144-year-old Doctor's House reopens on Seychellois island after facelift
The new and renovated doctor's house (Seychelles News Agency)
(Seychelles News Agency) - After almost a year of being closed to visitors, the Doctor’s House -- described as one of the jewels on Curieuse IsIand -- has reopened.
The establishment, now a national monument, houses an exhibition on the historical, cultural and natural information of Curieuse Island.
Protected and managed by the Seychelles National Park Authority, (SNPA) since 1979, the exhibition is set to bring something extra to visitors on the tiny island, located only a few minutes from Praslin, the second-most populated island of Seychelles.
|School children takes a look at the display exhibited inside Doctor's House (Seychelles News Agency) Photo License: CC-BY|
“Although heritage protection is not part of our core mandate, we are proud to have made this little contribution to Seychelles’ history,” stated Selby Remy, the chairperson of the board of SNPA.
A project costing around $66,400 (900,000 Seychelles Rupees) was launched to save the Doctor’s House, which was first built in 1873. This included a complete renovation of its roof, exterior and interior work, as well as wooden flooring and landscaping.
Following the renovation, the upper floor of the building has been converted into vibrant and colourful rooms with a display of the terrestrial landscape and maritime treasures of the island.
“We painted the murals on Mahe and then transported them here. It took us quite a while to turn it into what it is now,” says Allen Ernesta, who was amongst several artists who helped with the remodelling of the building’s interior.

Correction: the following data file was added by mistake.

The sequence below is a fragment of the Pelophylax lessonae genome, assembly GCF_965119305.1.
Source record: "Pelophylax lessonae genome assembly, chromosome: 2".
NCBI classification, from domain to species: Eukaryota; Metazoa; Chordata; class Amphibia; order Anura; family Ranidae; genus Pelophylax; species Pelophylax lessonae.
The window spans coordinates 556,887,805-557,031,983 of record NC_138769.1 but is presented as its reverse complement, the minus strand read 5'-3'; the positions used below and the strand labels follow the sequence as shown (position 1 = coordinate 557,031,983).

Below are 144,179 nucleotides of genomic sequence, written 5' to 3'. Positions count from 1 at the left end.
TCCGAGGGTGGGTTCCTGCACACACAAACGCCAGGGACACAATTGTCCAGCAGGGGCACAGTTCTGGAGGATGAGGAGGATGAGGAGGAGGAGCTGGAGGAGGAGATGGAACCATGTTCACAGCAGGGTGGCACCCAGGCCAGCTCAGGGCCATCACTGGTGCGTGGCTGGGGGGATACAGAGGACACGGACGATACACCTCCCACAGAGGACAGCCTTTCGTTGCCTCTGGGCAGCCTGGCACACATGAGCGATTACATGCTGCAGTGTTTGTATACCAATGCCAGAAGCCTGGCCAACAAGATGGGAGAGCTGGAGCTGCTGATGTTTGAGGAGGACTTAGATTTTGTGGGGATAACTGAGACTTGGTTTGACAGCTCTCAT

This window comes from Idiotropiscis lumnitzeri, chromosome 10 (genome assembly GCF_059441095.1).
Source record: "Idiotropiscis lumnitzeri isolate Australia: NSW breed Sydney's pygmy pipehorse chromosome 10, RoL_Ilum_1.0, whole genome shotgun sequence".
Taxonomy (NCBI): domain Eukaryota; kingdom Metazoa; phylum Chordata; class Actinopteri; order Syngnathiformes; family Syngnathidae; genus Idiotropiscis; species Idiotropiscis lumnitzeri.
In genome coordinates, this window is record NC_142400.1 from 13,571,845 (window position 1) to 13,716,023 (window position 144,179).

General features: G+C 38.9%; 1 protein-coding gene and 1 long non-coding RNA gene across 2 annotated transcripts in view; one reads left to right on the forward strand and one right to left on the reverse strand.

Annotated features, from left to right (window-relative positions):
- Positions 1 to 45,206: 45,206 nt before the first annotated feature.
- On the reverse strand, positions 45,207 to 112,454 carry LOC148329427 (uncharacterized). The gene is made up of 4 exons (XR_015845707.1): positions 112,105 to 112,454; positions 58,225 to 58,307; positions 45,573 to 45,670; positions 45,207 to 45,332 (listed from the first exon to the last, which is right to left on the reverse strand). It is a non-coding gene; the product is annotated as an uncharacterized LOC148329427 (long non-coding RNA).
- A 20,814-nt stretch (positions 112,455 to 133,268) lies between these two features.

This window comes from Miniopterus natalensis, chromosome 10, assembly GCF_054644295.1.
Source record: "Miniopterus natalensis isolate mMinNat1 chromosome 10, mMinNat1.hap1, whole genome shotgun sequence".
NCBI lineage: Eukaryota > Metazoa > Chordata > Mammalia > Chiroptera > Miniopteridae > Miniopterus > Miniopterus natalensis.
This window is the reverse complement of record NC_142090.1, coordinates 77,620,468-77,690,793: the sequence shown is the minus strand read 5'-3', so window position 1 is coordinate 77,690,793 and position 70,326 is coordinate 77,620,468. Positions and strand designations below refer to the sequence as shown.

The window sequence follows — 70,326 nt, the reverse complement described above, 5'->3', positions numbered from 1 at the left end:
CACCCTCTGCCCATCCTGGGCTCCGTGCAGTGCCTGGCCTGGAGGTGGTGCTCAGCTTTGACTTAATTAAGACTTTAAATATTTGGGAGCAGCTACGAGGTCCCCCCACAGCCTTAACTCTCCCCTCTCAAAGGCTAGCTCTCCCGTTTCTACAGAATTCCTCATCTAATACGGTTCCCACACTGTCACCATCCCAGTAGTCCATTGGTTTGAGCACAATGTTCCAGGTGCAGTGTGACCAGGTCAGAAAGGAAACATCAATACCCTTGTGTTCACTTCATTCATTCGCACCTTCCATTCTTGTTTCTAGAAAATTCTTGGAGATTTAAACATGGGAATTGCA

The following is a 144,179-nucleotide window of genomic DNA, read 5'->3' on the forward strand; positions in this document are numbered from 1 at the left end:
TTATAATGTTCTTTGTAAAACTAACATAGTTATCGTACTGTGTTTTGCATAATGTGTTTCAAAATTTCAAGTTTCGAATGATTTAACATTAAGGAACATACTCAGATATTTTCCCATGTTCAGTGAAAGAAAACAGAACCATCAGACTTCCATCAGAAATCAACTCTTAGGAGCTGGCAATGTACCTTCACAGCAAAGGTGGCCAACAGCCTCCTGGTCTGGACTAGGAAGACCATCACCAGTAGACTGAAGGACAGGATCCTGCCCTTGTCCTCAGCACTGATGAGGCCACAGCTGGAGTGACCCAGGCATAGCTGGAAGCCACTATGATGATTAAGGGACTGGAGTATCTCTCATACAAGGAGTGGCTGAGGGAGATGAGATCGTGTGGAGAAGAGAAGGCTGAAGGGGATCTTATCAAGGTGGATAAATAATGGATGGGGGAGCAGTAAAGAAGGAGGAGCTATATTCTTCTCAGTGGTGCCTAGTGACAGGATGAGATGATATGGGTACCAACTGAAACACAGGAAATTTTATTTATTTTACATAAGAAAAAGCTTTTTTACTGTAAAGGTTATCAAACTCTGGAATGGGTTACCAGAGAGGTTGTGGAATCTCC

The remodelling also includes new and colourful posters providing information about the island and its history. This part of the project cost $1,400 (20,000 Seychelles Rupees) and was sponsored by the Seychelles' national carrier, Air Seychelles.
|One of the display showcasing the island of Curieuse (Seychelles News Agency) Photo License: CC-BY|
The Creole-style building is among some remnants of the island’s history when Curieuse was used for the confinement of leprosy sufferers from 1829 to 1900, and again from 1937 to 1965. Their ordeal forms one of the saddest chapters in the history of the Seychelles, an archipelago in the western Indian Ocean.
It received its name Doctor’s House because it is where Scottish William Macgregor, one of several doctors in the colonial service stayed. Among his duties was taking care of the leprosy sufferers.
“This building is classified as a National Monument and thus is protected legally so that our history is kept for future generations,” says Miera Savy, the head of Seychelles Heritage Foundation.
Daily visitors to Curieuse can now not only indulge in the natural beauty of Curieuse such as its powdery beaches, great snorkelling spots and mangroves but also reminisce about the days when the island was a necessary exile for many of the islanders.